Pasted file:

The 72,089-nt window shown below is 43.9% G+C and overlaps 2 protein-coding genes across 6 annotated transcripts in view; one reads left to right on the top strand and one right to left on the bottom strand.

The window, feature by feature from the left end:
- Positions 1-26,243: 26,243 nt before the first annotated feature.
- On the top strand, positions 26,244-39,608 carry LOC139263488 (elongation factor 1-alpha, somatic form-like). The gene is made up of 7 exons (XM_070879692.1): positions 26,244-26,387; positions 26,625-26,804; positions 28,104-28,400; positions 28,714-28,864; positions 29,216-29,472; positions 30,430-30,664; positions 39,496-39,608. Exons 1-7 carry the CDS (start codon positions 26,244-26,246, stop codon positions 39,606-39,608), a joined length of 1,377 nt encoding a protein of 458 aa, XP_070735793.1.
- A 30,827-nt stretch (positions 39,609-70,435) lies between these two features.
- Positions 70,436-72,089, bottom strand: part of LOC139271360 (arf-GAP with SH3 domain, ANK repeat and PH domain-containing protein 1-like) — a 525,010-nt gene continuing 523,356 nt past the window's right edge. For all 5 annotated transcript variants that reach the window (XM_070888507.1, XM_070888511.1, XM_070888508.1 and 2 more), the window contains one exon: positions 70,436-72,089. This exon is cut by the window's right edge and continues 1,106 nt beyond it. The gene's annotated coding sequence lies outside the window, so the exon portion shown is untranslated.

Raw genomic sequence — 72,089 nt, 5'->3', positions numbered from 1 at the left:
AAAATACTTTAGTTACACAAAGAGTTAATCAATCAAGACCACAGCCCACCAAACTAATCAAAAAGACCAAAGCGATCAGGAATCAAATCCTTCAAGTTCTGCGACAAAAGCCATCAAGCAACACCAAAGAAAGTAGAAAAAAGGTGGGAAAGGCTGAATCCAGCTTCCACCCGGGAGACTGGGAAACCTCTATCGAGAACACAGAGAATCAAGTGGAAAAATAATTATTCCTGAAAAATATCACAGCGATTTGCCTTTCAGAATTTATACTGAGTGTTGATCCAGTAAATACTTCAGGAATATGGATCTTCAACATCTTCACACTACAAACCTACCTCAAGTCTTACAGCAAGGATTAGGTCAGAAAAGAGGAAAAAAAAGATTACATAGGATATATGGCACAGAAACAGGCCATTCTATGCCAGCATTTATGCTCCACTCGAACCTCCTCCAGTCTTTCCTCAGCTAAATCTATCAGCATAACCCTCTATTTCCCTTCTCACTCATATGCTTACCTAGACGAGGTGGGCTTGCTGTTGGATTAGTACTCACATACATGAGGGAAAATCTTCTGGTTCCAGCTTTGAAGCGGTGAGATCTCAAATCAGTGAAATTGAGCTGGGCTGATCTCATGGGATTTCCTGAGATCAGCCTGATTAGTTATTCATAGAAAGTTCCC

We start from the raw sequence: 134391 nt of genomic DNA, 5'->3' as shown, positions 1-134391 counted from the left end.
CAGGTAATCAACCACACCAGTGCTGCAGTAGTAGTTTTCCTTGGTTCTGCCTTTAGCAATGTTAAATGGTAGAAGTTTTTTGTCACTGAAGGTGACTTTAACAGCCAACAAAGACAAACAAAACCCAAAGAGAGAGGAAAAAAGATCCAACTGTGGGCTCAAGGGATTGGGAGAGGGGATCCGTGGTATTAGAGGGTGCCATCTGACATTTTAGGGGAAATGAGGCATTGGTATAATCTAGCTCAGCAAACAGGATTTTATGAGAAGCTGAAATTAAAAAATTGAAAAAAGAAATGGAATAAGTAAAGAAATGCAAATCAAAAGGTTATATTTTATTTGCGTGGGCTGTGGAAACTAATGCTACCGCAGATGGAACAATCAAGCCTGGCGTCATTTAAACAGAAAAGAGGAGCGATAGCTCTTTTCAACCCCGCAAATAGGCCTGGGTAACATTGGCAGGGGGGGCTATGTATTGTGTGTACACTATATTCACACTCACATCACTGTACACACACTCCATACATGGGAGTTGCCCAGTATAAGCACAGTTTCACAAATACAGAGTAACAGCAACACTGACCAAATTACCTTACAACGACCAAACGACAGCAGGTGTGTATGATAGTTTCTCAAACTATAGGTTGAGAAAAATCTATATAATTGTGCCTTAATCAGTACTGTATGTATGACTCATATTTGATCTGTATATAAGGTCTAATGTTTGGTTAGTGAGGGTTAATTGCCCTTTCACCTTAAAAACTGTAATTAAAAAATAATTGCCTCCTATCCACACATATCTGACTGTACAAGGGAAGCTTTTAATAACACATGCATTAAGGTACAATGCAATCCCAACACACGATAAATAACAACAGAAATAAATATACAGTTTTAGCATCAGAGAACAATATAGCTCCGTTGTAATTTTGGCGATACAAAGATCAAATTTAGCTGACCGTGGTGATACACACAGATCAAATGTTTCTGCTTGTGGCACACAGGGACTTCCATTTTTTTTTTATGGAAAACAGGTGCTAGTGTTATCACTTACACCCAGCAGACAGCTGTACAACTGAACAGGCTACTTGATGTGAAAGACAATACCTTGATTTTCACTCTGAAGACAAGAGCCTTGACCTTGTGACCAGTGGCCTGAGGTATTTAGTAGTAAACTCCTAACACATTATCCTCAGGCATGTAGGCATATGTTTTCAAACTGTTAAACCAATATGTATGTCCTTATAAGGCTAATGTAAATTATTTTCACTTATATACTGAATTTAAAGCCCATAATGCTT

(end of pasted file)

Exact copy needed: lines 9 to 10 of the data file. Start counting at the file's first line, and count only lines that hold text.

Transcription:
We start from the raw sequence: 134391 nt of genomic DNA, 5'->3' as shown, positions 1-134391 counted from the left end.
CAGGTAATCAACCACACCAGTGCTGCAGTAGTAGTTTTCCTTGGTTCTGCCTTTAGCAATGTTAAATGGTAGAAGTTTTTTGTCACTGAAGGTGACTTTAACAGCCAACAAAGACAAACAAAACCCAAAGAGAGAGGAAAAAAGATCCAACTGTGGGCTCAAGGGATTGGGAGAGGGGATCCGTGGTATTAGAGGGTGCCATCTGACATTTTAGGGGAAATGAGGCATTGGTATAATCTAGCTCAGCAAACAGGATTTTATGAGAAGCTGAAATTAAAAAATTGAAAAAAGAAATGGAATAAGTAAAGAAATGCAAATCAAAAGGTTATATTTTATTTGCGTGGGCTGTGGAAACTAATGCTACCGCAGATGGAACAATCAAGCCTGGCGTCATTTAAACAGAAAAGAGGAGCGATAGCTCTTTTCAACCCCGCAAATAGGCCTGGGTAACATTGGCAGGGGGGGCTATGTATTGTGTGTACACTATATTCACACTCACATCACTGTACACACACTCCATACATGGGAGTTGCCCAGTATAAGCACAGTTTCACAAATACAGAGTAACAGCAACACTGACCAAATTACCTTACAACGACCAAACGACAGCAGGTGTGTATGATAGTTTCTCAAACTATAGGTTGAGAAAAATCTATATAATTGTGCCTTAATCAGTACTGTATGTATGACTCATATTTGATCTGTATATAAGGTCTAATGTTTGGTTAGTGAGGGTTAATTGCCCTTTCACCTTAAAAACTGTAATTAAAAAATAATTGCCTCCTATCCACACATATCTGACTGTACAAGGGAAGCTTTTAATAACACATGCATTAAGGTACAATGCAATCCCAACACACGATAAATAACAACAGAAATAAATATACAGTTTTAGCATCAGAGAACAATATAGCTCCGTTGTAATTTTGGCGATACAAAGATCAAATTTAGCTGACCGTGGTGATACACACAGATCAAATGTTTCTGCTTGTGGCACACAGGGACTTCCATTTTTTTTTTATGGAAAACAGGTGCTAGTGTTATCACTTACACCCAGCAGACAGCTGTACAACTGAACAGGCTACTTGATGTGAAAGACAATACCTTGATTTTCACTCTGAAGACAAGAGCCTTGACCTTGTGACCAGTGGCCTGAGGTATTTAGTAGTAAACTCCTAACACATTATCCTCAGGCATGTAGGCATATGTTTTCAAACTGTTAAACCAATATGTATGTCCTTATAAGGCTAATGTAAATTATTTTCACTTATATACTGAATTTAAAGCCCATAATGCTT